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A Randomized Controlled Trial of the Effect of Aerobic Exercise Training on Feelings of Energy and Fatigue in Sedentary Young Adults with Persistent Fatigue

Puetz T.W. · Flowers S.S. · O’Connor P.J.
Department of Kinesiology, University of Georgia, Athens, Ga., USA Psychother Psychosom 2008;77:167–174 (DOI:10.1159/000116610)

Abstract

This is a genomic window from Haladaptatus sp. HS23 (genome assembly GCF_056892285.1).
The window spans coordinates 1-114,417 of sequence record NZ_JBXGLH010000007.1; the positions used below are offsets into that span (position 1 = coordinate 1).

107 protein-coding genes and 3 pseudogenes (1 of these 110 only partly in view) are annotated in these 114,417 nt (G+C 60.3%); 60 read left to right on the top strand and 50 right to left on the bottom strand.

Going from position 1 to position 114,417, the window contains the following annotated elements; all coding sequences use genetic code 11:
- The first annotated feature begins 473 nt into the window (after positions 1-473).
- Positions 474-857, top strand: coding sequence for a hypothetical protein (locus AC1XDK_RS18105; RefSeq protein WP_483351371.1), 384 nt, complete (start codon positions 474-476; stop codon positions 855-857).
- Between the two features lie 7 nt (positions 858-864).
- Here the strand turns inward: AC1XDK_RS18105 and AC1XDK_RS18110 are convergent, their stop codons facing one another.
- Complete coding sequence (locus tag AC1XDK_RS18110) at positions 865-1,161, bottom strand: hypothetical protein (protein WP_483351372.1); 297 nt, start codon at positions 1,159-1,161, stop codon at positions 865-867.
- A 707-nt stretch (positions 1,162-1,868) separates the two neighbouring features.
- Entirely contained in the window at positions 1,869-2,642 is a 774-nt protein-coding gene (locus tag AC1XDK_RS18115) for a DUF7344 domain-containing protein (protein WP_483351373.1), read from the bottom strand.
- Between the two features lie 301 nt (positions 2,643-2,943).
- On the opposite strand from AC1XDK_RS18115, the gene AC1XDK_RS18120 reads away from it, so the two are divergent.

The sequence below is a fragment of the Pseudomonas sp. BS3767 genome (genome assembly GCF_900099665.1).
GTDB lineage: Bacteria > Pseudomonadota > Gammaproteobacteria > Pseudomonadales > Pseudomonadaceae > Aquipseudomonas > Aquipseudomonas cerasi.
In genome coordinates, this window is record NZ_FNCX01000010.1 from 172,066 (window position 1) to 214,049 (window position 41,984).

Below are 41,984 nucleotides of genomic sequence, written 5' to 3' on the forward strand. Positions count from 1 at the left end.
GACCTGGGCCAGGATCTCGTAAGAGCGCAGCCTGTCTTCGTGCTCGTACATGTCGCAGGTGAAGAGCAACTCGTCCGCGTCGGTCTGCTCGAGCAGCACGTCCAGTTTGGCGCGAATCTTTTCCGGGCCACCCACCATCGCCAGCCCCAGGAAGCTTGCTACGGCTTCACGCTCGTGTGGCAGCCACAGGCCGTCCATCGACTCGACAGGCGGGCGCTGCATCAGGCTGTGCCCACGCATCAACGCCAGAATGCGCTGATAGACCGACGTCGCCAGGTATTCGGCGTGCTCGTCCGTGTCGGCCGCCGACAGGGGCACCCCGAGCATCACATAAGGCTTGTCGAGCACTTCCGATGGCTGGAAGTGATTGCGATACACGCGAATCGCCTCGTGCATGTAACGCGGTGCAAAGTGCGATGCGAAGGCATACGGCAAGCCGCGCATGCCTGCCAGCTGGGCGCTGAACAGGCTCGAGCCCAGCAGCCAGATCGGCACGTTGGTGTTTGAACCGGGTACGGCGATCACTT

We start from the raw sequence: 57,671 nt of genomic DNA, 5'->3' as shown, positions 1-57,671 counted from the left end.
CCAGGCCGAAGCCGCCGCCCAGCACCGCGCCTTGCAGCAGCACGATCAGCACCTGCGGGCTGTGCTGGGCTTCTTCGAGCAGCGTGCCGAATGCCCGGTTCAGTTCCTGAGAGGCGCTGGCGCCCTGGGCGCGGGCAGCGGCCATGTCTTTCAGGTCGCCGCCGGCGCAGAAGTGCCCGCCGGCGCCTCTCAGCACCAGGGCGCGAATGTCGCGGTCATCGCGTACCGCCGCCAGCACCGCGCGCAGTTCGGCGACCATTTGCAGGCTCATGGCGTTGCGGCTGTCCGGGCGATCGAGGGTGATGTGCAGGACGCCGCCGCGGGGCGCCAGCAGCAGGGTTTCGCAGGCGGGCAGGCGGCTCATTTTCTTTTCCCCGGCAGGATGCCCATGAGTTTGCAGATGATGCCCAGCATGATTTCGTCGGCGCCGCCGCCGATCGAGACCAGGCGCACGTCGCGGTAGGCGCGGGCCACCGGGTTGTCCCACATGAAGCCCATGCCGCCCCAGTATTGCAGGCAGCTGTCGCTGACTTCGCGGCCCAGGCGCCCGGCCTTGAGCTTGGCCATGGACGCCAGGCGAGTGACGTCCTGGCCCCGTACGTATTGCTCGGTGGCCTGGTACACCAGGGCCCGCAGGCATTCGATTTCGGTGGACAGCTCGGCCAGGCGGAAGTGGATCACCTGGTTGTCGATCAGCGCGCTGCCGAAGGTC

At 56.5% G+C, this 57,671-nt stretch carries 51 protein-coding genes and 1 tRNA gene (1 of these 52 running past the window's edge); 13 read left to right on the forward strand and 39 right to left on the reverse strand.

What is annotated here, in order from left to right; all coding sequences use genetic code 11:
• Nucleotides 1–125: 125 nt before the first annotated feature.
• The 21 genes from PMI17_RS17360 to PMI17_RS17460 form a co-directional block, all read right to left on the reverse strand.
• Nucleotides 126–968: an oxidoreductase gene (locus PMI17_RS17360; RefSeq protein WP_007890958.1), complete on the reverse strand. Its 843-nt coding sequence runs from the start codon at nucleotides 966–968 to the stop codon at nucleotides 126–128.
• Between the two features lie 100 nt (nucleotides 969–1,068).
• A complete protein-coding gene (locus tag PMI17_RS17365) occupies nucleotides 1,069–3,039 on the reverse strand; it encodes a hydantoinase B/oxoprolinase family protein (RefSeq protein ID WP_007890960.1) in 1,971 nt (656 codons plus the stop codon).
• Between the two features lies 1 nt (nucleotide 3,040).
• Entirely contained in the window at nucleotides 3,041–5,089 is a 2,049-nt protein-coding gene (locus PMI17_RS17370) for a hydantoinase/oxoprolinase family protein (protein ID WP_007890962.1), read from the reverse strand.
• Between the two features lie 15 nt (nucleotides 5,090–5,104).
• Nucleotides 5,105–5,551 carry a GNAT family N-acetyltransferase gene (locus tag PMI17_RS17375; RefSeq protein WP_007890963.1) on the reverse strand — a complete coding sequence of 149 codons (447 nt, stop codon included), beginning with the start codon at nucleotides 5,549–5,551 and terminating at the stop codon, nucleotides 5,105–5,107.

Background: There is growing evidence that chronic exercise is a promising intervention for combating feelings of low energy and fatigue. Although groups with well-defined medical conditions (for example cancer and heart disease) or unexplained fatigue syndromes consistently have reported improved feelings of energy and fatigue after chronic exercise, relatively few exercise training studies have been conducted with people who report persistent fatigue yet neither have a medical condition nor reach diagnostic criteria for an unexplained fatigue syndrome. The purpose of this investigation was to use a randomized controlled design to examine the effects of 6 weeks of chronic exercise training on feelings of energy and fatigue in sedentary, healthy young adults reporting persistent fatigue. Methods: Thirty-six healthy, young adults who reported persistent feelings of fatigue were randomly assigned to a moderate-intensity exercise, low-intensity exercise or no treatment control group. Participants in each condition then visited the exercise laboratory on 18 occasions over a 6-week period. Exercise laboratory visits occurred 3 days per week. Vigor and fatigue mood state scores were obtained at the beginning of the third exercise session each week for 6 weeks. Aerobic fitness was measured before and after intervention. Results: The effect of 6 weeks of exercise training on feelings of fatigue was dependent on exercise intensity; however, the effect on feelings of energy was similar for both the low- and moderate-intensity conditions. The changes in feelings of energy and fatigue were independent of changes in aerobic fitness. Conclusions: Six weeks of low and moderate exercise training performed by sedentary adults without a well-defined medical condition or an unexplained fatigue syndrome but reporting persistent feelings of fatigue resulted in similarly beneficial effects on feelings of energy. The effects for symptoms of fatigue were moderated by exercise intensity, and the more favorable outcome was realized with low-intensity exercise. Changes in feelings of energy and fatigue following exercise training were unrelated to changes in aerobic fitness.

 

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